A lot of nonsense has been written about the causes of flooding in Houston. Anti-immigration people blame immigration. Anti-development people blame development. Anti-Trump people blame Republicans.
The truth, however, is that Houston has flooded regularly since it was founded. Moreover, unlike Katrina, the flood systems have mostly worked as they are supposed to–diverting water to the highways, for example. The problem has been that there is just a lot of water.
In a superb post, Phil Magness has the details. From here on in this is Magness. I won’t indent.
We’ve seen a flurry of commentators in the past few days attributing Houston’s flooding to a litany of pet political causes. Aside from the normal carping about “climate change”… several pundits and journalists have opportunistically seized upon Houston’s famously lax zoning and land use regulations to blame Harvey’s destruction on “sprawl” and call for “SmartGrowth” policies that restrict and heavily regulate future construction in the city.
According to this argument, Harvey’s floods are a byproduct of unrestricted suburban development in the north and west of the city at the expense of prairies that would supposedly absorb rainwater at sufficient rates to prevent natural disasters and that supposedly served this purpose “naturally” in the past.
There are multiple problems with this line of argument that suggest it is rooted in naked political opportunism rather than actual concern for Houston’s flooding problems.
First, as we’ve established in the preceding history lesson, flooding has been a regular feature of Houston’s landscape since the beginning of recorded history in the region. And catastrophic flooding – including multiple storms in the 19th century and the well-documented flood of December 1935 – predates any of the “sprawl” that has provoked these armchair urban designers’ ire.
Second, the flooding we saw in Harvey is largely a result of creeks and bayous backlogging and spilling over their banks as more water rushes in from upstream. While parking lot and roadway runoff from “sprawl” certainly makes its way into these streams, it is hardly the source of the problem. The slow-moving and windy Brazos river reached record levels as a result of Harvey and spilled over its banks, despite being nowhere near the city’s “sprawl.” The mostly-rural prairie along Interstate 10 to the extreme west of the city recorded some of the worst flooding in terms of water volume due to the Brazos overflow, although fortunately property damage here will be much lower due to being rural.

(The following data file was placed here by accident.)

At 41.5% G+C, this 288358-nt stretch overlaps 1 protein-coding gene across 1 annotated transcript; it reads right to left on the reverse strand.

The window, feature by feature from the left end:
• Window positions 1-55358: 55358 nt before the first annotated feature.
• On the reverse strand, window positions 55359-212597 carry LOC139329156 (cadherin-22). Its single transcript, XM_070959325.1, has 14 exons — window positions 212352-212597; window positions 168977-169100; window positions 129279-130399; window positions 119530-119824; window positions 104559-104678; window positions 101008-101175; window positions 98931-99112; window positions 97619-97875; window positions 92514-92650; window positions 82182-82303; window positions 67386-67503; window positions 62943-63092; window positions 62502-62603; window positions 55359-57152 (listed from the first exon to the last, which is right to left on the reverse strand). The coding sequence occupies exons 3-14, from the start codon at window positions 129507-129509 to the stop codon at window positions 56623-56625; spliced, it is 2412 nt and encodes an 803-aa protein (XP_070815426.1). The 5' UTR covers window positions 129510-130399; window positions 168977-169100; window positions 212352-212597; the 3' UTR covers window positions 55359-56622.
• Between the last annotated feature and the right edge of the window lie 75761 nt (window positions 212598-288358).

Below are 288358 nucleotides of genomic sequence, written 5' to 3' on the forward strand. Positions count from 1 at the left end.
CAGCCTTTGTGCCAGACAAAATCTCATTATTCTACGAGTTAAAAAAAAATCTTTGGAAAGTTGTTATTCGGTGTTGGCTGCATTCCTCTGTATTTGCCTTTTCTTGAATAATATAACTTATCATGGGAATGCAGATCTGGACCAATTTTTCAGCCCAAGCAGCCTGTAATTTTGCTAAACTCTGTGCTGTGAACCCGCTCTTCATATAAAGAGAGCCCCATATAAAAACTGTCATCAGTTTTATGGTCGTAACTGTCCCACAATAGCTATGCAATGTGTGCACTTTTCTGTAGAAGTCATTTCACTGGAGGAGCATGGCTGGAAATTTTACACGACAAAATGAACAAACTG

Third, the very notion that Houston is a giant concrete-laden water retention pond is itself a pernicious myth peddled by unscrupulous urban planning activists and media outlets. In total acres, Houston has more parkland and green space than any other large city in America and ranks third overall to San Diego in park acreage per capita.*
But even more telling is a 2011 study by the Houston-Galveston Area Council that actually measured the ratio of impervious-to-pervious land cover within the city limits (basically the amount of water-blocking concrete vs. water-absorbing green land). The study used an index scale to measure water-absorption land uses. A low score (defined as less than 2.0 on the scale) indicates a high presence of green relative to concrete. A high score (defined as greater than 5.0) indicates high concrete and low levels of greenery and other water-absorbing cover. The result are in the map below, showing the city limits. Gray corresponds to high levels of pervious surfaces (or greenery). Black corresponds to high impervious surface use (basically either concrete or lakes that collect runoff). As the map shows, over 90% of the land in the city limits is gray, indicating more greenery and higher water absorption. Although they did not measure unincorporated Harris County, it also tends to be substantially less dense than the city itself.
Does this mean that impervious land uses are not a problem and do not contribute to floods in any way? No. But to cite them as a principle cause of the destruction witnessed in Harvey is purely a political move aimed at generating support for a long list of intrusive regulatory policies.
Houston’s flood problems are a distinctive feature of its topography and geography, and they long predate any “sprawl.” While steps have been taken over the years to mitigate them and reduce the severity of flooding, a rare but catastrophic event will unavoidably overwhelm even the most sophisticated flood control systems. Harvey was one such event – certainly the highest floodwater event to hit Houston in over 80 years, and possibly the worst deluge in its recorded history. But it is entirely consistent with almost 2 centuries of recorded historical patterns. In the grander scheme of causes for Harvey’s flooding, “sprawl” does not even meaningfully register.
Read the whole thing for more historical background.
* Earlier version said second which was a typo as source reports third; other sources can differ depending on year and what exactly is counted.